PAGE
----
Views & Reviews Personal View

How politics trumped peer review at Texas cancer institute

BMJ 2012; 345 doi: http://dx.doi.org/10.1136/bmj.e7334 (Published 15 November 2012) Cite this as: BMJ 2012;345:e7334
  1. Charles J Sherr, chair, department of tumor cell biology, St Jude Children’s Research Hospital, Memphis

Charles Sherr is one of nearly three dozen scientists who recently resigned from a publicly financed $3bn effort to spur innovative cancer research. In this personal view, he explains why

The Cancer Prevention and Research Institute of Texas (CPRIT), established by a constitutional amendment approved by Texas voters, authorized $3 billion over 10 years “to fund groundbreaking cancer research and prevention” (www.cprit.state.tx.us/about-cprit). A two tiered peer review group organized by chief scientific officer Al Gilman, a Nobel prize winner, included a council of seven members (chaired by an eighth member, Nobel winner Phil Sharp). CPRIT council members led committees that collectively included more than 100 expert cancer biologists, medical scientists, and physicians (all from institutions outside Texas) who were charged with reviewing proposals from Texas investigators.

The council and committee members critiqued a broad spectrum of applications, including individual investigator awards, multiple investigator awards, translational (bench to bedside) initiatives, training grants, pre-clinical and clinical trials, and high risk, early stage drug discovery. Reviewers were urged to apply only a single standard: does the application propose “groundbreaking” research likely to transform our understanding of cancer. In enlisting expert reviewers and leading one such committee (as a non-voting member), I was personally energized by the efforts of my 16 panelists who, without prejudice or conflict of interest, rigorously scrutinized and recommended only the best of the best proposals for funding. All applications under consideration were refereed by at least three panel members, who individually submitted critiques and merit scores that were later made available to the entire committee.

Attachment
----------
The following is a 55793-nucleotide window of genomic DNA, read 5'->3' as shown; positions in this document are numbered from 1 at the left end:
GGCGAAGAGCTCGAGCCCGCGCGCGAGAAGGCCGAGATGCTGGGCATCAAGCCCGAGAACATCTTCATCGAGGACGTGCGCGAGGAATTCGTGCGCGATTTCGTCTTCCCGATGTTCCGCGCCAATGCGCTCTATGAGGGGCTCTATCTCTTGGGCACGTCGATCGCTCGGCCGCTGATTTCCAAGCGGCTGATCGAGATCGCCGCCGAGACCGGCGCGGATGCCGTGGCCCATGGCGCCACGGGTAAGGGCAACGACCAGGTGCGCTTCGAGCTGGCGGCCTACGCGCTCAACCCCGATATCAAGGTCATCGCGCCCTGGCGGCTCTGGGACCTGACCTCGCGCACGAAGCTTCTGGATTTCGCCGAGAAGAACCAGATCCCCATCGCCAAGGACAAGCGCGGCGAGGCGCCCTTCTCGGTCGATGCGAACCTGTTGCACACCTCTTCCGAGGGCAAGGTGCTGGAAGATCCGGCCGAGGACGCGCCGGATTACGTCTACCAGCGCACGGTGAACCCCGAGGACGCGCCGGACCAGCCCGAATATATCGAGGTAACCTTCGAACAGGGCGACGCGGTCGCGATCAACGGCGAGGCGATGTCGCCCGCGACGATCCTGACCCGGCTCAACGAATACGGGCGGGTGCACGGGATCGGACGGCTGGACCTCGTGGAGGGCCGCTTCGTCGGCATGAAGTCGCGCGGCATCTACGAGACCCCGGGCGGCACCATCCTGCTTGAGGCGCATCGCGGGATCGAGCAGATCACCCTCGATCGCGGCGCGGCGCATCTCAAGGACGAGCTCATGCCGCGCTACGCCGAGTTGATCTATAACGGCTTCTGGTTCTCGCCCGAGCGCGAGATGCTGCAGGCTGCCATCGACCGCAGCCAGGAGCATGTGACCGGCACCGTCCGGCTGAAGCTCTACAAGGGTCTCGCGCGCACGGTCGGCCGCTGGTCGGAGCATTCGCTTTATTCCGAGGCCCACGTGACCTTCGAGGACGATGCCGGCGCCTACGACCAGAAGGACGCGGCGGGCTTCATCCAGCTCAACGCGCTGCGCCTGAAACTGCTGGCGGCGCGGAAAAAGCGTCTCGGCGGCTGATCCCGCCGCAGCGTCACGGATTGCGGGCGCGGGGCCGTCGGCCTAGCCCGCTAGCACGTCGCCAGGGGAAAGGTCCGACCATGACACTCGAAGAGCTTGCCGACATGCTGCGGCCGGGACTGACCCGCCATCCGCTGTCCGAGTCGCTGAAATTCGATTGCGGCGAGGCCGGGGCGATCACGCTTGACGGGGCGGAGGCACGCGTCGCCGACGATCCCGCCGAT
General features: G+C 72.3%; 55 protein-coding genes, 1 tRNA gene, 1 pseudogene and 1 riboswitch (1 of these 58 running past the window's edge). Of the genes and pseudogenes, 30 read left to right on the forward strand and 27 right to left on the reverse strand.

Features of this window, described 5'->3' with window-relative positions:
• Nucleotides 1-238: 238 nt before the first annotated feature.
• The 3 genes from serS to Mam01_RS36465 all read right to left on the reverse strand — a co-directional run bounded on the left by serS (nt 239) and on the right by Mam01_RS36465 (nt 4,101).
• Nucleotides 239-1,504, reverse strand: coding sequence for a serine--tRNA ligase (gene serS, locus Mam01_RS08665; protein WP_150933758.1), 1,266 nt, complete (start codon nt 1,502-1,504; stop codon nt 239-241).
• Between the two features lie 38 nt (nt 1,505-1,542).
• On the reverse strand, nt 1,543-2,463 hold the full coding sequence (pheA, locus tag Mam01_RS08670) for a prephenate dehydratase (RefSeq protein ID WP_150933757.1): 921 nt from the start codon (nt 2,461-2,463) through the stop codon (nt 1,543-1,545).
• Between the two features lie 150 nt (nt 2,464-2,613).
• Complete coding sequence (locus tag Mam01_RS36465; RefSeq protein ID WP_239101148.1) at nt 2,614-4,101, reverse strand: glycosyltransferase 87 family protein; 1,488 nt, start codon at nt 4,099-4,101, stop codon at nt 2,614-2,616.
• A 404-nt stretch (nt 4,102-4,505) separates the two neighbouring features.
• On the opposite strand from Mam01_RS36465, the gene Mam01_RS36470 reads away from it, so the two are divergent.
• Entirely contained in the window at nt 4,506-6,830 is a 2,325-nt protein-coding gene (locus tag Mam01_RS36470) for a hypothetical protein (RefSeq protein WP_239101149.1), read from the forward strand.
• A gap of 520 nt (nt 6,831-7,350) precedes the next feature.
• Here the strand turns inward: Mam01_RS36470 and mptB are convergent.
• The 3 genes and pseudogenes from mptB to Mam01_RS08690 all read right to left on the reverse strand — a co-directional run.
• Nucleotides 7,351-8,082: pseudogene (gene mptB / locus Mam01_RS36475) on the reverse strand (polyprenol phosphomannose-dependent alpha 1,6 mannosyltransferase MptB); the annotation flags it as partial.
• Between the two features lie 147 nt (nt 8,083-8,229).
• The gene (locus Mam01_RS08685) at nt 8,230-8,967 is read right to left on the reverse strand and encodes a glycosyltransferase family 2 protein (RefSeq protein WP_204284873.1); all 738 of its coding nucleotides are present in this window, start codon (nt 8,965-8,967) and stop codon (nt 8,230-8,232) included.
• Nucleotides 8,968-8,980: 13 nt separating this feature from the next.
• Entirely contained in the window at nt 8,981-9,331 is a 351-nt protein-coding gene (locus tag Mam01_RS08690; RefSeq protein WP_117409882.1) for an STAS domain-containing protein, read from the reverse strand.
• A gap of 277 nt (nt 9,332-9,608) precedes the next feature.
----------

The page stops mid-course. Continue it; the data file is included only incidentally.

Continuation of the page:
At meetings held twice yearly in Dallas, assembled panelists discussed potentially meritorious applications and voted priority scores, which were used as the basis for recommending funding. Gilman attended these meetings to provide procedural advice but did not participate in the review process or influence my committee’s deliberations. Aside from the grant review process, council members convened by video conferencing at least once a month to consider ancillary CPRIT funding for investigators who were being recruited to various Texas institutions. Medical scientists who participated in these processes frequently commented “this has been the best peer review experience of my career.” I felt that way myself.

In the spring of 2012, there was a sea change. First, council members became aware that certain members of the CPRIT Oversight Committee, which includes nine citizens appointed by the governor, lieutenant governor, and speaker of the house, plus two additional representatives of the attorney general’s and comptroller’s offices, had accused Gilman of directing funds to his previous parent organization, the University of Texas Southwestern Medical Center in Dallas. Some members of the oversight group expressed disappointment that CPRIT funds had not been equally distributed to institutions in their geographical areas, acting in this respect like congressmen who direct “pork” to their districts.